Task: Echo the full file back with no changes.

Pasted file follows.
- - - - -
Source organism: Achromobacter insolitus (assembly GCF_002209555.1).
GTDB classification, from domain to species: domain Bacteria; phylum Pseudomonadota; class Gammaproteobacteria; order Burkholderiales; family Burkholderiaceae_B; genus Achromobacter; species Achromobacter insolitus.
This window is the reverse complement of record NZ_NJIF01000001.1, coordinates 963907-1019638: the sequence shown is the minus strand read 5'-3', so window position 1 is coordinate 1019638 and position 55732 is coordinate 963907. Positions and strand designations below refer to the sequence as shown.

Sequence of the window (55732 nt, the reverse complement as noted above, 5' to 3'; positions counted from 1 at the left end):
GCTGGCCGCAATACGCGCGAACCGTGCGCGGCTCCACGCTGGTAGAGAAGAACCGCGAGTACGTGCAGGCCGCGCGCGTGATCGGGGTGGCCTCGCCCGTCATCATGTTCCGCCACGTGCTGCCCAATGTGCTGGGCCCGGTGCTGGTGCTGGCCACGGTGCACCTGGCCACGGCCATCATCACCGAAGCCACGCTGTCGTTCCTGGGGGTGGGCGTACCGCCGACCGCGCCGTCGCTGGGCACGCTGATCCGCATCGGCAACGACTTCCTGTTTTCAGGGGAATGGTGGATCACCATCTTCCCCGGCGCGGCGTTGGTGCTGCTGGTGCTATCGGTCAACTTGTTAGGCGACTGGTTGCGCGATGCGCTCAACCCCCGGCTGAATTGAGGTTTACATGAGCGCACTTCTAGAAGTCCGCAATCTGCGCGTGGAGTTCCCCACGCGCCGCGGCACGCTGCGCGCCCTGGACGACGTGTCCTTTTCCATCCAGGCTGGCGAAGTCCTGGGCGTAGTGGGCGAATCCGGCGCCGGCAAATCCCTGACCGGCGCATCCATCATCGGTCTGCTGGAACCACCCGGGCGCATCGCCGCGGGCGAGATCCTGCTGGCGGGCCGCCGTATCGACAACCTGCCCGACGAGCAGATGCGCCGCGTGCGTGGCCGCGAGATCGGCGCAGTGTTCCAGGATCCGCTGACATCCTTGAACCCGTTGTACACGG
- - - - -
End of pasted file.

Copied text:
Source organism: Achromobacter insolitus (assembly GCF_002209555.1).
GTDB classification, from domain to species: domain Bacteria; phylum Pseudomonadota; class Gammaproteobacteria; order Burkholderiales; family Burkholderiaceae_B; genus Achromobacter; species Achromobacter insolitus.
This window is the reverse complement of record NZ_NJIF01000001.1, coordinates 963907-1019638: the sequence shown is the minus strand read 5'-3', so window position 1 is coordinate 1019638 and position 55732 is coordinate 963907. Positions and strand designations below refer to the sequence as shown.

Sequence of the window (55732 nt, the reverse complement as noted above, 5' to 3'; positions counted from 1 at the left end):
GCTGGCCGCAATACGCGCGAACCGTGCGCGGCTCCACGCTGGTAGAGAAGAACCGCGAGTACGTGCAGGCCGCGCGCGTGATCGGGGTGGCCTCGCCCGTCATCATGTTCCGCCACGTGCTGCCCAATGTGCTGGGCCCGGTGCTGGTGCTGGCCACGGTGCACCTGGCCACGGCCATCATCACCGAAGCCACGCTGTCGTTCCTGGGGGTGGGCGTACCGCCGACCGCGCCGTCGCTGGGCACGCTGATCCGCATCGGCAACGACTTCCTGTTTTCAGGGGAATGGTGGATCACCATCTTCCCCGGCGCGGCGTTGGTGCTGCTGGTGCTATCGGTCAACTTGTTAGGCGACTGGTTGCGCGATGCGCTCAACCCCCGGCTGAATTGAGGTTTACATGAGCGCACTTCTAGAAGTCCGCAATCTGCGCGTGGAGTTCCCCACGCGCCGCGGCACGCTGCGCGCCCTGGACGACGTGTCCTTTTCCATCCAGGCTGGCGAAGTCCTGGGCGTAGTGGGCGAATCCGGCGCCGGCAAATCCCTGACCGGCGCATCCATCATCGGTCTGCTGGAACCACCCGGGCGCATCGCCGCGGGCGAGATCCTGCTGGCGGGCCGCCGTATCGACAACCTGCCCGACGAGCAGATGCGCCGCGTGCGTGGCCGCGAGATCGGCGCAGTGTTCCAGGATCCGCTGACATCCTTGAACCCGTTGTACACGG